“…we have a long history of rolling up our sleeves to take care our community. In a land that can be tough and demanding, generosity is an extreme sport. Lending a helping hand is in our cultural DNA”
Sometimes the best gift you can receive during the holidays is the one you give. And Klamath residents are some of the most giving people around.
Economist Arthur Brooks uncovered a counterintuitive result of charitable giving: He found that when people give money away, they get richer. How can this be?
It may be that givers are seen as leaders, or that through giving we build social capital. It could be that people who give are happy. Surveys show that those who give to charity are 43 percent more likely than people who don’t give to say they’re very happy people. Happy people show up for work more and work longer hours. Ask any business person who they’d prefer to hire and they’ll say happy people.
So, Arthur Brooks reveals a virtuous cycle of success: charity brings happiness and happiness brings prosperity. Maybe money can’t buy happiness, but apparently giving money away can.
There is also a strong connection between giving your time and the length of your life. Studies show that people who give freely experience depression relief, weight control, chronic pain reduction, and lower blood pressure.
And it turns out that giving of one’s time or money is one of the very limited ways in which we can find happiness. While the significance of giving is supported by modern science, it’s been known for hundreds of years.
Thomas Jefferson described the “pursuit of happiness” as one of our inalienable rights. But Jefferson and the rest of the Founders weren’t talking about happiness in terms of smiley faces. Students of the Greek philosophers, the Founders used the word happiness “in its Aristotelian sense of lasting and justified satisfaction with life as a whole.” Happiness in 1776 was connected with ideas of “prosperity, thriving, and wellbeing.”
And the Founders didn’t just write about these ideas. They practiced them. Founding Father Benjamin Franklin started a lending library and Philadelphia’s first fire company. Franklin founded a small academy that grew into the massive University of Pennsylvania.
Even today, Americans live up to those ideals. As a percentage of their incomes, Americans give almost twice as much to charity as residents of the number two nation, New Zealand. Compared to a middle-ranked country like Germany, Americans give over eight times as much to charities.
But it’s not just money: Americans also donate more of our time to community organizations and charitable causes than residents of other countries.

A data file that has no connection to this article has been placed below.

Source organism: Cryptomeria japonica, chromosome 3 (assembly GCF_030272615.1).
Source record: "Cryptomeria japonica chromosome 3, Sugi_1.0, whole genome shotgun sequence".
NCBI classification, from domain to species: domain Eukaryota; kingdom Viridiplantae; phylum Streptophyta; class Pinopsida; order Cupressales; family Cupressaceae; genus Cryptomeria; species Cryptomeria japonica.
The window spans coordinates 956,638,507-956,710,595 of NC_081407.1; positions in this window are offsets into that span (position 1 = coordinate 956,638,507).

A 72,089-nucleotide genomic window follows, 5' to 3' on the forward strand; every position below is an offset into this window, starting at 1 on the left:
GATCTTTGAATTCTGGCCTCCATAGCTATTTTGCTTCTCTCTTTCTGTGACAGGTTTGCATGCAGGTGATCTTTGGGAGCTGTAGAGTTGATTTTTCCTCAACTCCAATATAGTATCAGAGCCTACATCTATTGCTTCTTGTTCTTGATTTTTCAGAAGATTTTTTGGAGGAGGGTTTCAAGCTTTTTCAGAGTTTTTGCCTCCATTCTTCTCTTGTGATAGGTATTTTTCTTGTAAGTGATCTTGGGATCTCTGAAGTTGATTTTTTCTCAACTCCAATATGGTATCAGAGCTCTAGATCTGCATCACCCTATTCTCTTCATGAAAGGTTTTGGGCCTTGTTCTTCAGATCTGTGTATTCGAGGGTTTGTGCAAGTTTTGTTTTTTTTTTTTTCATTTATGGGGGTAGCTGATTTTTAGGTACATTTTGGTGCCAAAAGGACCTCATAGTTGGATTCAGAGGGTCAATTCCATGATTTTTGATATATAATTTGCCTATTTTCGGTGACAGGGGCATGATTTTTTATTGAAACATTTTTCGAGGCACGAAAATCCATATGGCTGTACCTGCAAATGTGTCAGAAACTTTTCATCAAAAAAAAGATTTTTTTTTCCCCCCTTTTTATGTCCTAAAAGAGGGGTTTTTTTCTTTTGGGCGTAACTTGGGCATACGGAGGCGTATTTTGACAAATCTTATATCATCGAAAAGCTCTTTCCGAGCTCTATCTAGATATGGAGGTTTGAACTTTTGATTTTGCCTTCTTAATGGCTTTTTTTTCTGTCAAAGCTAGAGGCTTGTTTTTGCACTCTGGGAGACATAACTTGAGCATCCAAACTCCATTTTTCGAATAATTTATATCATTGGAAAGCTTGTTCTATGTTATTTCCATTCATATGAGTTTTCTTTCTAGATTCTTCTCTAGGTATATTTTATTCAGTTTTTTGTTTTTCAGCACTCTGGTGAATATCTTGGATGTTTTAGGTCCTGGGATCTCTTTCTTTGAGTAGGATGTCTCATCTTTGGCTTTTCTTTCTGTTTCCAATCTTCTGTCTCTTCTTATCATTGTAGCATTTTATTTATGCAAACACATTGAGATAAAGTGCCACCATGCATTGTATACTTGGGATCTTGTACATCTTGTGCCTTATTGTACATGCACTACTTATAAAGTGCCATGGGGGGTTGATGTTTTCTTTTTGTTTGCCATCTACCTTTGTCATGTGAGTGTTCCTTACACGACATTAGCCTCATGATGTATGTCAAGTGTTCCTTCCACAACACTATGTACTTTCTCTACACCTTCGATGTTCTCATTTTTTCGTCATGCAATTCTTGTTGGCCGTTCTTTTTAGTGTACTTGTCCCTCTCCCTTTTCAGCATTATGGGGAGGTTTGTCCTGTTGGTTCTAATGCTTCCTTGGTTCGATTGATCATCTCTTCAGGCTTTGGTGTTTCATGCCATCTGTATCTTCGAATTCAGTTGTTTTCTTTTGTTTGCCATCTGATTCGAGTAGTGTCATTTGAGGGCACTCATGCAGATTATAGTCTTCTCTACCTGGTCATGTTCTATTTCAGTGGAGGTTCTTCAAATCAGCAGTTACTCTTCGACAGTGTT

This holds true in Klamath County. Data compiled by The Chronicle of Philanthropy in 2017 show that residents of Washington County, Oregon gave 2.5 percent of their incomes to charity. Clackamas County residents gave 2.7 percent of their incomes and in Multnomah County people gave 2.8 percent of their incomes. But people in Klamath County gave 3.1 percent of their incomes to charity that year. A few tenths of a percentage point don’t seem like much. But on average, Klamath residents gave 17% more relative to their incomes than residents of these better-off Oregon counties. That says something about us and how we view our friends, neighbors, and communities.
Klamath is geographically isolated, so rather than looking to outsiders for help, we have a long history of rolling up our sleeves to take care our community. In a land that can be tough and demanding, generosity is an extreme sport. Lending a helping hand is in our cultural DNA.
Thanks to Klamath’s deep charitable ethic, the list of community amenities here is world class: The Bill Collier Ice Arena was Oregon’s first full NHL ice rink and is inarguably the most stunning. Steen Sports Park and Mike’s Field House is the largest, privately funded, multipurpose sports facility in the West. American Byways magazine called the Favell Museum one of the three best Native American museums in the nation. And the list goes on.
All of these came about via the charitable giving and ongoing support of Klamath residents.
There many ways to give here. Consider a financial donation to any one of the quality local non-profits that improve our community. Donations of time, attention and personal warmth can fill needs that weigh most heavily on us during the holidays. Read to a child through the SMART program. Volunteer at the Klamath-Lake Counties Food Bank or the Klamath Animal Shelter. Join the PTA or the Klamath Basin Audubon. Serve on the board of a local non-profit to provide ongoing help and leadership. We all have something to offer, and no matter what we offer the personal return on that investment is huge.
We are all now part of Klamath’s 150-year old legacy of friendship and mutual support. We must ensure that Klamath’s rich civic legacy remains vibrant and vital to those who follow us. That is how we build a healthier and more prosperous community.
And, thanks to modern science and economics, we also know that giving of our time and money is also how we can ourselves find deep, lasting happiness. So, give yourself some happiness this holiday season.
Written by Heidi Neel Biggs